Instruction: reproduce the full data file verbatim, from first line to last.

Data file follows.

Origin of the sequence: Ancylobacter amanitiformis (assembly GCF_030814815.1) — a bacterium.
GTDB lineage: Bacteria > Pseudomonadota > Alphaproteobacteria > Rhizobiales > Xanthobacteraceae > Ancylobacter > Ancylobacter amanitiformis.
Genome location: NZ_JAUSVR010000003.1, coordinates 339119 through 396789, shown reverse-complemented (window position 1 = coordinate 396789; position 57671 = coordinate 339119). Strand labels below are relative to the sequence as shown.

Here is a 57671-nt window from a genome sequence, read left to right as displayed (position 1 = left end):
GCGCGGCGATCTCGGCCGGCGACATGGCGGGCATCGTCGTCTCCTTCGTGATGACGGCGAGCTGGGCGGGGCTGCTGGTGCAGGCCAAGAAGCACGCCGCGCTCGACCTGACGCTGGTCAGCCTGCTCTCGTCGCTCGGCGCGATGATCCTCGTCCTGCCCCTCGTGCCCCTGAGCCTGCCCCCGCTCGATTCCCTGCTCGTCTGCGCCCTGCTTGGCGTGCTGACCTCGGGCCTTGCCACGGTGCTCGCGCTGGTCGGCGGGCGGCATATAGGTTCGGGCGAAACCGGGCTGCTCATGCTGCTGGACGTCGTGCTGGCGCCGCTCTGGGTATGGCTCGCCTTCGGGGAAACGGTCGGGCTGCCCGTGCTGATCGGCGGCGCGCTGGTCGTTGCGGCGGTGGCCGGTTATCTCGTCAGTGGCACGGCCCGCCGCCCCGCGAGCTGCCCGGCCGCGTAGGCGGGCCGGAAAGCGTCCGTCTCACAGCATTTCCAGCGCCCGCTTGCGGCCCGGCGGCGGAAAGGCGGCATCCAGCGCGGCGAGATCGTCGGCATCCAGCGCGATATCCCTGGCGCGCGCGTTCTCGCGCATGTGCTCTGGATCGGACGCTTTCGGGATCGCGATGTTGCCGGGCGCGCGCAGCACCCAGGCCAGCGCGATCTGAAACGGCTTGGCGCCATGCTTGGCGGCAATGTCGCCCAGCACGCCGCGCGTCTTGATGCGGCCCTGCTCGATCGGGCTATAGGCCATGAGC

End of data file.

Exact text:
Origin of the sequence: Ancylobacter amanitiformis (assembly GCF_030814815.1) — a bacterium.
GTDB lineage: Bacteria > Pseudomonadota > Alphaproteobacteria > Rhizobiales > Xanthobacteraceae > Ancylobacter > Ancylobacter amanitiformis.
Genome location: NZ_JAUSVR010000003.1, coordinates 339119 through 396789, shown reverse-complemented (window position 1 = coordinate 396789; position 57671 = coordinate 339119). Strand labels below are relative to the sequence as shown.

Here is a 57671-nt window from a genome sequence, read left to right as displayed (position 1 = left end):
GCGCGGCGATCTCGGCCGGCGACATGGCGGGCATCGTCGTCTCCTTCGTGATGACGGCGAGCTGGGCGGGGCTGCTGGTGCAGGCCAAGAAGCACGCCGCGCTCGACCTGACGCTGGTCAGCCTGCTCTCGTCGCTCGGCGCGATGATCCTCGTCCTGCCCCTCGTGCCCCTGAGCCTGCCCCCGCTCGATTCCCTGCTCGTCTGCGCCCTGCTTGGCGTGCTGACCTCGGGCCTTGCCACGGTGCTCGCGCTGGTCGGCGGGCGGCATATAGGTTCGGGCGAAACCGGGCTGCTCATGCTGCTGGACGTCGTGCTGGCGCCGCTCTGGGTATGGCTCGCCTTCGGGGAAACGGTCGGGCTGCCCGTGCTGATCGGCGGCGCGCTGGTCGTTGCGGCGGTGGCCGGTTATCTCGTCAGTGGCACGGCCCGCCGCCCCGCGAGCTGCCCGGCCGCGTAGGCGGGCCGGAAAGCGTCCGTCTCACAGCATTTCCAGCGCCCGCTTGCGGCCCGGCGGCGGAAAGGCGGCATCCAGCGCGGCGAGATCGTCGGCATCCAGCGCGATATCCCTGGCGCGCGCGTTCTCGCGCATGTGCTCTGGATCGGACGCTTTCGGGATCGCGATGTTGCCGGGCGCGCGCAGCACCCAGGCCAGCGCGATCTGAAACGGCTTGGCGCCATGCTTGGCGGCAATGTCGCCCAGCACGCCGCGCGTCTTGATGCGGCCCTGCTCGATCGGGCTATAGGCCATGAGC